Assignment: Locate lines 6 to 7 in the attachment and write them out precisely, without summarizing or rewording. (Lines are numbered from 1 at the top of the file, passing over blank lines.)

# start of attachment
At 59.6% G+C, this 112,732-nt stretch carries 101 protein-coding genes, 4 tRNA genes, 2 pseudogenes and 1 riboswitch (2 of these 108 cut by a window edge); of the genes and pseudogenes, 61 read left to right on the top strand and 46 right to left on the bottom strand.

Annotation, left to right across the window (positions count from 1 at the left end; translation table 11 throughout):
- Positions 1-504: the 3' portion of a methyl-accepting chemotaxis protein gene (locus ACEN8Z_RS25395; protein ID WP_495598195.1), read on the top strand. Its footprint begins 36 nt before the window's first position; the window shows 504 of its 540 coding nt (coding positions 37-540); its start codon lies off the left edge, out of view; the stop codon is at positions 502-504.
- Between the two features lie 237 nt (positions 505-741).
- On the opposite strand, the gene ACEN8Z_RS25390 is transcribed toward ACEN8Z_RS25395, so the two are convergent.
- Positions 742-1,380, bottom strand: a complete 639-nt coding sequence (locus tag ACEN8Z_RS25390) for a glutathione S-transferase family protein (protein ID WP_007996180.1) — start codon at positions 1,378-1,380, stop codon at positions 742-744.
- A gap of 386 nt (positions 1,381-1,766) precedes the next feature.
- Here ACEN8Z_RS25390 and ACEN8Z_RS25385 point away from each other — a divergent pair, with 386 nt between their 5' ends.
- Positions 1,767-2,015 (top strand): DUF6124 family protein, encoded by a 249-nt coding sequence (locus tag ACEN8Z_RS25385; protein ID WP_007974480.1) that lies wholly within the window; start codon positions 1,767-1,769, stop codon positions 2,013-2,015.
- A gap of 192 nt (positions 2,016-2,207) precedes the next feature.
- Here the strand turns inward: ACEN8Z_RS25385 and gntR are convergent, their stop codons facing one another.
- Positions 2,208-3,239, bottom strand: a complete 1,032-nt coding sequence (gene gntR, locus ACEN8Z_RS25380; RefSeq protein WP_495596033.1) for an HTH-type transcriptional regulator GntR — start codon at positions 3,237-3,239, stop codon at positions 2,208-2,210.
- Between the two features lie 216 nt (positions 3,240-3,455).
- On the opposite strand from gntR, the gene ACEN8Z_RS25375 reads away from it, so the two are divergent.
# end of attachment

- Positions 742-1,380, bottom strand: a complete 639-nt coding sequence (locus tag ACEN8Z_RS25390) for a glutathione S-transferase family protein (protein ID WP_007996180.1) — start codon at positions 1,378-1,380, stop codon at positions 742-744.
- A gap of 386 nt (positions 1,381-1,766) precedes the next feature.